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Contributed by Corey Rabin, Caron Treatment Centers
Lawyers are under a great deal of pressure. From the first days of law school, we are conditioned to endure difficult schedules that require working more than 70 hours a week. We traditionally receive no training about how to handle stress in healthy ways. For many, decompressing often translates into drinking afterwards to relax. Then the cycle repeats. The high level of stress and unhealthy attempts to cope become normalized—leading lawyers to accept and often minimize destructive behavior as if it does not matter.
Except it does matter. Is it so surprising that lawyers are more likely to abuse alcohol and other substances than any other profession? A recent study of nearly 13,000 practicing lawyers conducted by the American Bar Association Commission on Lawyer Assistance Programs and the Hazelden Betty Ford Foundation presented the issue quite clearly: 36% of lawyers in the survey were classified as active problem drinkers, and between 19% and 28% were struggling with stress, anxiety, or depression. These results are far higher than those seen in other professions—including doctors, whose addiction rates top off at 15%—as well as the general public.
Generally speaking, lawyers are on a treadmill of hourly billings. Unless we are equipped with the skills to step back and create a healthy balance in our lives, the stress will eventually take its toll on our health and result in higher likelihood of substance use.
Our workload can be brutal, the competition fierce, and the work adversarial. Unlike most other professions, there are always winners and losers in the practice of law. In litigation, the stakes are high, the consequences frightening, and someone is guaranteed to suffer. These are external stressors, many of which we cannot control, but worse still is the pressure we put on ourselves. We obsess about competition, compensation, our clients, and fears of losing them. We like the intellectual challenges, but the combative demands of our work may be at odds with our own nature.
Clients depend on us, and we don't want to let them or anyone else down. Yet experience has taught us that we cannot anticipate everything. This drives many lawyers to become perfectionists, demanding the impossible of ourselves and others. No one can manage everything that happens in this world, but that doesn't stop lawyers from feeling responsible for poor outcomes. The stress and guilt can become overwhelming.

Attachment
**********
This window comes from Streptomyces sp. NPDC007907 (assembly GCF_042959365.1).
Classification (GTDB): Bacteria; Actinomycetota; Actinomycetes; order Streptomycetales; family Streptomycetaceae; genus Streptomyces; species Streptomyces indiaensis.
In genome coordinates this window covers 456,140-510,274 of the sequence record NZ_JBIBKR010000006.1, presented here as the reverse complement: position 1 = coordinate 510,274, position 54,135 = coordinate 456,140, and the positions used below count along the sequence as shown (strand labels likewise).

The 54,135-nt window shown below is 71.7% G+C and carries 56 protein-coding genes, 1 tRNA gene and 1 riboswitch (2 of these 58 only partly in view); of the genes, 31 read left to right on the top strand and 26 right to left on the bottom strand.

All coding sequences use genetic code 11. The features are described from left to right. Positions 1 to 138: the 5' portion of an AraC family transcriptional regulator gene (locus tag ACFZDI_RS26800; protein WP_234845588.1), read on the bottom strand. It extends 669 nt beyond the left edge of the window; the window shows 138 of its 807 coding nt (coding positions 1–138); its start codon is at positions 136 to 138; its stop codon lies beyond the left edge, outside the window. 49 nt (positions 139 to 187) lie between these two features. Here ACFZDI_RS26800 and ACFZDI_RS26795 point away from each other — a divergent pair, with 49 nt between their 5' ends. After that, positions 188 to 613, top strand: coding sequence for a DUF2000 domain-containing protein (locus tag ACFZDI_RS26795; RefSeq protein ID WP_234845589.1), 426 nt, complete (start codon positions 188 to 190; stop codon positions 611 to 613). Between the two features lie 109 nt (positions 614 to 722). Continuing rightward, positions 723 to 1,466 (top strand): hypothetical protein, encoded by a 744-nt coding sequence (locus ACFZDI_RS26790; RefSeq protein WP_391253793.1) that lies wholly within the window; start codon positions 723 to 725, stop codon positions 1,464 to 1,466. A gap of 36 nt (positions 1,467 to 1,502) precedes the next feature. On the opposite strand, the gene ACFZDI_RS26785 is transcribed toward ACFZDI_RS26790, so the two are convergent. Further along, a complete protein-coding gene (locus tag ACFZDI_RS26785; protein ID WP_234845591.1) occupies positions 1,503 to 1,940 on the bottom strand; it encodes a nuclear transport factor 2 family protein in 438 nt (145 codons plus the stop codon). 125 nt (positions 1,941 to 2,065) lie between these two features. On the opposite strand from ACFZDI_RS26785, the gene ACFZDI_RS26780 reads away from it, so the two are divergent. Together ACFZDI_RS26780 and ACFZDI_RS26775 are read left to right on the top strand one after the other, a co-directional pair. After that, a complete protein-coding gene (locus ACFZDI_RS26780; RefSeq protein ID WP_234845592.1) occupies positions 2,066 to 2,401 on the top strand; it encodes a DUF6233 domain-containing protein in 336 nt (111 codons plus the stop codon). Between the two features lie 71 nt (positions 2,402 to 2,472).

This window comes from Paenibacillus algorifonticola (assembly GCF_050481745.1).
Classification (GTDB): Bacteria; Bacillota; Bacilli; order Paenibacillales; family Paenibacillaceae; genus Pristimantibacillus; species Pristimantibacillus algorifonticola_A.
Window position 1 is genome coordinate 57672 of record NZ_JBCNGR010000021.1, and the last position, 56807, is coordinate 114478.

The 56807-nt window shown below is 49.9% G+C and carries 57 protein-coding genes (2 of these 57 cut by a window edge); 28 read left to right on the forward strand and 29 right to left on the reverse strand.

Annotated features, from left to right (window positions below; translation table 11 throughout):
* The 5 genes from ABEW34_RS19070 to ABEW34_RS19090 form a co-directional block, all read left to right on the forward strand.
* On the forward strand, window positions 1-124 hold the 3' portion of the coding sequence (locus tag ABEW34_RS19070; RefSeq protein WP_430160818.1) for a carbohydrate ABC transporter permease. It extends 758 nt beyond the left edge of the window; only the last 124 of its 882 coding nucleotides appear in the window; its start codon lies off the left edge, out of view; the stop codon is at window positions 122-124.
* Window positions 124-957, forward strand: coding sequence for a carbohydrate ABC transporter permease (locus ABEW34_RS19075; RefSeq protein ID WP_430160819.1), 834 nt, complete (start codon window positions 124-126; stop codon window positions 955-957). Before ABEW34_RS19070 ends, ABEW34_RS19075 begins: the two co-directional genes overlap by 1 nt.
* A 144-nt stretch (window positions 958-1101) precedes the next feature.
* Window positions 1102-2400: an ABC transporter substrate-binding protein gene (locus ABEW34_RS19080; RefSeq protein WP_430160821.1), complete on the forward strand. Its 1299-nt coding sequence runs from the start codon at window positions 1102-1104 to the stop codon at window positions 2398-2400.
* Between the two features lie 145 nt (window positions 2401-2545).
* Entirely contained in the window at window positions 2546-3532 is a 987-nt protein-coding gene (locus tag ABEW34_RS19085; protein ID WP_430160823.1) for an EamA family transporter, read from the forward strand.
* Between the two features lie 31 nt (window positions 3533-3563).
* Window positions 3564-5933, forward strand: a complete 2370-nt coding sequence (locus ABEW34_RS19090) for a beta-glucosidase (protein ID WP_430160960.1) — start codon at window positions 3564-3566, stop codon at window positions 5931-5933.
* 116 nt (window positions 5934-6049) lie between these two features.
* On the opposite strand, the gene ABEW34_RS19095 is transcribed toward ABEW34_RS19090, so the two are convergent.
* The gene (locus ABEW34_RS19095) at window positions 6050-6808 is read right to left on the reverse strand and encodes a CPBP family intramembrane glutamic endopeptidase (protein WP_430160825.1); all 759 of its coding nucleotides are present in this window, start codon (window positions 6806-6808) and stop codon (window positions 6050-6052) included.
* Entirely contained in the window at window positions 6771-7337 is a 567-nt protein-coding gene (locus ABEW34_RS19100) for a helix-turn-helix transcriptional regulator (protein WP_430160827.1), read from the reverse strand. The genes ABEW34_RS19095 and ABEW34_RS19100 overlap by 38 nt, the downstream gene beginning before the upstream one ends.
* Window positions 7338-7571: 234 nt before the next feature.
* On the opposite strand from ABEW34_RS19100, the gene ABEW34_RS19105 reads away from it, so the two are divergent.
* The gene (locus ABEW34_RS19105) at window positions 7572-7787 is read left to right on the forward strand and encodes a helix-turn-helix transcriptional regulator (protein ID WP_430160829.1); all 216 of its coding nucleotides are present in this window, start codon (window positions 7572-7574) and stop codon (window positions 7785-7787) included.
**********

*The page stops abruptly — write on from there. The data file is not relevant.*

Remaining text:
Additionally, personal values and ethics are often challenged in our work. Many times, what we do while advocating on behalf of our clients may not align with our own moral code. Harsh circumstances may demand that we compromise our personal values, which creates a significant internal struggle. We may not be able to discuss this with anyone, whether because of attorney-client privilege or our own guilty feelings. How then should we cope with those negative feelings about ourselves and our actions? Unfortunately, we may numb ourselves with alcohol or other substances to quiet the critical voices in our heads and to take the edge off.
It is challenging to live up to the expectations of the profession. People look to us to solve complicated, life-changing problems they can't fix themselves. And we get used to doing this for our clients and our friends. As the perceived authority in so many areas, we don't want to disappoint people. We also come to feel superior because we often know more than the people asking us questions.
The practice of law is fundamentally a caregiving profession, which makes it hard for us to ask for help when we ourselves are in trouble. With our profession having conditioned us to think we know it all, reality can be a cold slap in the face.